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Glial cells, but not neurons, exhibit a controllable response to a localized inflammatory microenvironment in vitro.

Sommakia S, Rickus JL, Otto KJ - Front Neuroeng (2014)

Bottom Line: Astrocytes exhibit a more complex, distance-dependent response, whereas neurons do not appear to be affected by the type or magnitude of glial response within this in vitro model.The discrepancy between our in vitro responses and typically observed in vivo responses suggest the importance of using a systems approach to understand the responses of the various brain cell types in a chronic in vivo setting, as well as the necessity of studying the roles of cell types not native to the brain.Our results further indicate that the loss of neuronal density observed in vivo is not a necessary consequence of elevated glial activation.

View Article: PubMed Central - PubMed

Affiliation: Weldon School of Biomedical Engineering, Purdue University West Lafayette, IN, USA ; Physiological Sensing Facility at the Bindley Bioscience Center and Birck Nanotechnology Center, Purdue University West Lafayette, IN, USA.

ABSTRACT
The ability to design long-lasting intracortical implants hinges on understanding the factors leading to the loss of neuronal density and the formation of the glial scar. In this study, we modify a common in vitro mixed cortical culture model using lipopolysaccharide (LPS) to examine the responses of microglia, astrocytes, and neurons to microwire segments. We also use dip-coated polyethylene glycol (PEG), which we have previously shown can modulate impedance changes to neural microelectrodes, to control the cellular responses. We find that microglia, as expected, exhibit an elevated response to LPS-coated microwire for distances of up to 150 μm, and that this elevated response can be mitigated by co-depositing PEG with LPS. Astrocytes exhibit a more complex, distance-dependent response, whereas neurons do not appear to be affected by the type or magnitude of glial response within this in vitro model. The discrepancy between our in vitro responses and typically observed in vivo responses suggest the importance of using a systems approach to understand the responses of the various brain cell types in a chronic in vivo setting, as well as the necessity of studying the roles of cell types not native to the brain. Our results further indicate that the loss of neuronal density observed in vivo is not a necessary consequence of elevated glial activation.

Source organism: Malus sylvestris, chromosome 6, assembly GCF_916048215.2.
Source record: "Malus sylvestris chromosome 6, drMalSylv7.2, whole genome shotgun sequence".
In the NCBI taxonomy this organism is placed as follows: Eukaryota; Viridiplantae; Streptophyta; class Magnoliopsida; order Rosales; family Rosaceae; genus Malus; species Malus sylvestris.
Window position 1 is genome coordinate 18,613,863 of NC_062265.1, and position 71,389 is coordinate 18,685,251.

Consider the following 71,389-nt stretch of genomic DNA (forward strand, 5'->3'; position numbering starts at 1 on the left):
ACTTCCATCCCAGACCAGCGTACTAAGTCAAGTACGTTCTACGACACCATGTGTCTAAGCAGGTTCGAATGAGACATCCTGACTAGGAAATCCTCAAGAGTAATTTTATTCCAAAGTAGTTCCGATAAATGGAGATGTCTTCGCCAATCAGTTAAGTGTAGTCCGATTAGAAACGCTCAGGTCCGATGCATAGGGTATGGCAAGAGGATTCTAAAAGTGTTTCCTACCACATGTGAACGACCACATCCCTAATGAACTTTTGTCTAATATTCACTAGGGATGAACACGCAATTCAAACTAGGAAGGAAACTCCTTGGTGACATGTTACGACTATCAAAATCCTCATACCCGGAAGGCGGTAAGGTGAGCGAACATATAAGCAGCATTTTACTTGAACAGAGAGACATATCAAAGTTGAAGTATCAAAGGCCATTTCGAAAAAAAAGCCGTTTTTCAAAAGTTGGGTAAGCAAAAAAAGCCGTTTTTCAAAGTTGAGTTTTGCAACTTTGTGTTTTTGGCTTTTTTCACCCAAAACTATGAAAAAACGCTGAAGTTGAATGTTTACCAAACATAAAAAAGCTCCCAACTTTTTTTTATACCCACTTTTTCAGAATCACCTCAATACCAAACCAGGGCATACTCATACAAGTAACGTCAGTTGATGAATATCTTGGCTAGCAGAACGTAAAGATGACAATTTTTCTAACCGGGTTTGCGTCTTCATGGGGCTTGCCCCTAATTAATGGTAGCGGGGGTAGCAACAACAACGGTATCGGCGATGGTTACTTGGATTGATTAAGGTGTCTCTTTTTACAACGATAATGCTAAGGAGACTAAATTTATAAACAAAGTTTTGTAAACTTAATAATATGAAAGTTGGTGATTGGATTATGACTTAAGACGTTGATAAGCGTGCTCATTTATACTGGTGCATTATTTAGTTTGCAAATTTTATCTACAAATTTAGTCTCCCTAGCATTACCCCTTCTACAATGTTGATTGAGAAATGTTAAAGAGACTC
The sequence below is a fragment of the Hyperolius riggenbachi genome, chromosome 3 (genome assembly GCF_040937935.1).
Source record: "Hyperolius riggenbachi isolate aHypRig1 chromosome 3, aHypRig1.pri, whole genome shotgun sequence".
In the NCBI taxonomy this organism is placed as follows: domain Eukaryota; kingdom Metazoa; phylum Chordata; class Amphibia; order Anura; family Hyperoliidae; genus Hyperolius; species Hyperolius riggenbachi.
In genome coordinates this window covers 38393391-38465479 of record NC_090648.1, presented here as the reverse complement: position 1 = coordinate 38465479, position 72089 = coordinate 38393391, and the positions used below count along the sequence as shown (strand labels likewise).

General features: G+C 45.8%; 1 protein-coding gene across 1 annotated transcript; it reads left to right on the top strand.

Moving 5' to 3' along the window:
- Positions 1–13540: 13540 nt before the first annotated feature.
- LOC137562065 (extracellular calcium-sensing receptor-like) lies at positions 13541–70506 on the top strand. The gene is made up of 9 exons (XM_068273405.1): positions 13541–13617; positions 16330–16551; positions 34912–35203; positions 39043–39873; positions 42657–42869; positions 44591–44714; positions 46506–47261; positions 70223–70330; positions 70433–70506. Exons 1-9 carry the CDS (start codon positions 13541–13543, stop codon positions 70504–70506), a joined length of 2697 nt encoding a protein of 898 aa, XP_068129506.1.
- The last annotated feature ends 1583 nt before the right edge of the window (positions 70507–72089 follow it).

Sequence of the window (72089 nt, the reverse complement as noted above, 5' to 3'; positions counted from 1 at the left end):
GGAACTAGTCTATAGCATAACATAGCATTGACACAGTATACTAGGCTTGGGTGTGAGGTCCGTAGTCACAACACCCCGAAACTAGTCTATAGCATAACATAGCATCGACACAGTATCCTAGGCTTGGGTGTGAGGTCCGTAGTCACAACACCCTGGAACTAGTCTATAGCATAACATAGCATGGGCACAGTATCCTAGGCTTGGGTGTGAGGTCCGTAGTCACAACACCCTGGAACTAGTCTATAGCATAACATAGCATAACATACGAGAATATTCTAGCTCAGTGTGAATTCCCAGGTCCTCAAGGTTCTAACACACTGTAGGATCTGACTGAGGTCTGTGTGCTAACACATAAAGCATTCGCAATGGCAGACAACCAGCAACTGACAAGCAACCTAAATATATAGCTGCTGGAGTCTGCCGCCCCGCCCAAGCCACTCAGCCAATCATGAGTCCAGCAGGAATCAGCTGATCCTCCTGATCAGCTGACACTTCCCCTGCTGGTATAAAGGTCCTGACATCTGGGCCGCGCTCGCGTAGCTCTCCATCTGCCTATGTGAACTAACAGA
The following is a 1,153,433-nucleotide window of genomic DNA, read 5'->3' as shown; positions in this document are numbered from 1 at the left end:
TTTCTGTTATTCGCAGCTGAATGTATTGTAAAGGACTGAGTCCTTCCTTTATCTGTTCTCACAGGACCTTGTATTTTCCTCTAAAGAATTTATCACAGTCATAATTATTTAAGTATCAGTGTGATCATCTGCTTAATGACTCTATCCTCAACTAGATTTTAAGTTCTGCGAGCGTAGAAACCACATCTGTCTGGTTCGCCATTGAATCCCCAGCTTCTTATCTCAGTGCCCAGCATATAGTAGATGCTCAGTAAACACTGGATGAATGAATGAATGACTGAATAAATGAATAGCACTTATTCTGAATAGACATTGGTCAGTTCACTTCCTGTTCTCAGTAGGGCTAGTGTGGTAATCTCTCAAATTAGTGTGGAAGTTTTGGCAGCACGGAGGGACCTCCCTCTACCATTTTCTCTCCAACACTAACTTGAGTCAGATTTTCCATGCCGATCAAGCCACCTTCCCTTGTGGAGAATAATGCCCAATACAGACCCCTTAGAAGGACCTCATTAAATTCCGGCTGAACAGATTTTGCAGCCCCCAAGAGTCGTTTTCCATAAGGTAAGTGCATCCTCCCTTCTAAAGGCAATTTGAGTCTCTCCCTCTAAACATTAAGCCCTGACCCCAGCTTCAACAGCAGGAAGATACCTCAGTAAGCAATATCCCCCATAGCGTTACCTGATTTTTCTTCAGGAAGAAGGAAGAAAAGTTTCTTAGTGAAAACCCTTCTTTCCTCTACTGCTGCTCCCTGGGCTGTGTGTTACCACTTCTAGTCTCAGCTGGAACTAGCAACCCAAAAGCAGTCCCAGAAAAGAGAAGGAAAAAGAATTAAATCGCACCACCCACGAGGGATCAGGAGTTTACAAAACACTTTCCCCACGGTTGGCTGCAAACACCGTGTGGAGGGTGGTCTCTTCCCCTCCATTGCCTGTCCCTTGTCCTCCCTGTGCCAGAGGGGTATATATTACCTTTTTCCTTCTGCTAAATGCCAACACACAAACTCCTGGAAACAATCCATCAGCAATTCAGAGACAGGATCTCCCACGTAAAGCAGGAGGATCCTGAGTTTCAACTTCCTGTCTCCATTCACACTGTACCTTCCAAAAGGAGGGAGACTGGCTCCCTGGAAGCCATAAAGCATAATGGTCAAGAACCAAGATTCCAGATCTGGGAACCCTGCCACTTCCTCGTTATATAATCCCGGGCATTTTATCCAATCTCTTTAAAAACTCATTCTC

No MeSH data available.


Related in: MedlinePlus

Astrocytes in interface areas of varying width exhibit a tiered response to microwires coated with PEG, with or without LPS.
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Figure 4: Astrocytes in interface areas of varying width exhibit a tiered response to microwires coated with PEG, with or without LPS.

Mentions: Figure 4 shows the astrocyte RI at interface areas. For the interface area containing only the microwire, the astrocyte RI for LPS coated wire (RI = 3.33) was significantly higher than PEG coated and LPS + PEG coated wire (PEG RI = 2.59, p = 0.015; LPS + PEG RI = 2.63, p = 0.02). For the interface area containing the wire and extending an adjacent 25 μm, the same pairwise difference were observed, but with a stronger difference between the LPS coated wire (RI = 6.7) and the LPS + PEG coated wire (PEG RI = 5.75, p = 0.012; LPS + PEG RI = 5.64, p = 0.0045). For the interface area containing the microwire and extending an adjacent 50 μm, the same observation of the LPS astrocyte RI being higher than both PEG and LPS + PEG was noticed (LPS RI = 7.54, PEG RI = 6.49, p = 0.02; LPS + PEG RI = 6.19, p = 0.002). Overall the astrocytes show a similar pattern in the interface as the microglia, but to a lesser extent. Importantly, for all three interface sizes (at the wire, within 25 μm of the wire, and within 50 μm of the wire), the PEG coating is able to significantly reduce the LPS-induced astrocyte response.